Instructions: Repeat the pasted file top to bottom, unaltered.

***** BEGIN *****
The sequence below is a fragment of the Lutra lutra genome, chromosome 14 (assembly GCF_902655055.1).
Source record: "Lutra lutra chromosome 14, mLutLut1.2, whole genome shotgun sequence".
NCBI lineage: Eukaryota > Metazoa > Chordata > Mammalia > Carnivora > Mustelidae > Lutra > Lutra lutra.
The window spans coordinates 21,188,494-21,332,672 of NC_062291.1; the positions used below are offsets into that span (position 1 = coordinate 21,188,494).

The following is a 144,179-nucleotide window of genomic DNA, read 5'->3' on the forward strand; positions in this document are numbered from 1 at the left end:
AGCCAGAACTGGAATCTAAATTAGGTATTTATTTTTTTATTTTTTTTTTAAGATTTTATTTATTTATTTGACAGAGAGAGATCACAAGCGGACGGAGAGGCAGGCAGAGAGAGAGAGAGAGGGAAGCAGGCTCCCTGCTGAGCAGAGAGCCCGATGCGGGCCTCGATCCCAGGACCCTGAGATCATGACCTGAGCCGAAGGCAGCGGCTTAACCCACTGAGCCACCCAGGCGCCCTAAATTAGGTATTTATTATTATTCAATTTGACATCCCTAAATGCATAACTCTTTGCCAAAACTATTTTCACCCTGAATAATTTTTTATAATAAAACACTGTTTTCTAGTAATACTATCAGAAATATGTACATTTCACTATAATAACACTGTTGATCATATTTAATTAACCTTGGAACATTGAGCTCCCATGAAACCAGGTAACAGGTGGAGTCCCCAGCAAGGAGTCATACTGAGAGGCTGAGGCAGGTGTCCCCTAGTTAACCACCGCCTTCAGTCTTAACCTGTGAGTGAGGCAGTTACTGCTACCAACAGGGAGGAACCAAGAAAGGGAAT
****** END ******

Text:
The sequence below is a fragment of the Lutra lutra genome, chromosome 14 (assembly GCF_902655055.1).
Source record: "Lutra lutra chromosome 14, mLutLut1.2, whole genome shotgun sequence".
NCBI lineage: Eukaryota > Metazoa > Chordata > Mammalia > Carnivora > Mustelidae > Lutra > Lutra lutra.
The window spans coordinates 21,188,494-21,332,672 of NC_062291.1; the positions used below are offsets into that span (position 1 = coordinate 21,188,494).

The following is a 144,179-nucleotide window of genomic DNA, read 5'->3' on the forward strand; positions in this document are numbered from 1 at the left end:
AGCCAGAACTGGAATCTAAATTAGGTATTTATTTTTTTATTTTTTTTTTAAGATTTTATTTATTTATTTGACAGAGAGAGATCACAAGCGGACGGAGAGGCAGGCAGAGAGAGAGAGAGAGGGAAGCAGGCTCCCTGCTGAGCAGAGAGCCCGATGCGGGCCTCGATCCCAGGACCCTGAGATCATGACCTGAGCCGAAGGCAGCGGCTTAACCCACTGAGCCACCCAGGCGCCCTAAATTAGGTATTTATTATTATTCAATTTGACATCCCTAAATGCATAACTCTTTGCCAAAACTATTTTCACCCTGAATAATTTTTTATAATAAAACACTGTTTTCTAGTAATACTATCAGAAATATGTACATTTCACTATAATAACACTGTTGATCATATTTAATTAACCTTGGAACATTGAGCTCCCATGAAACCAGGTAACAGGTGGAGTCCCCAGCAAGGAGTCATACTGAGAGGCTGAGGCAGGTGTCCCCTAGTTAACCACCGCCTTCAGTCTTAACCTGTGAGTGAGGCAGTTACTGCTACCAACAGGGAGGAACCAAGAAAGGGAAT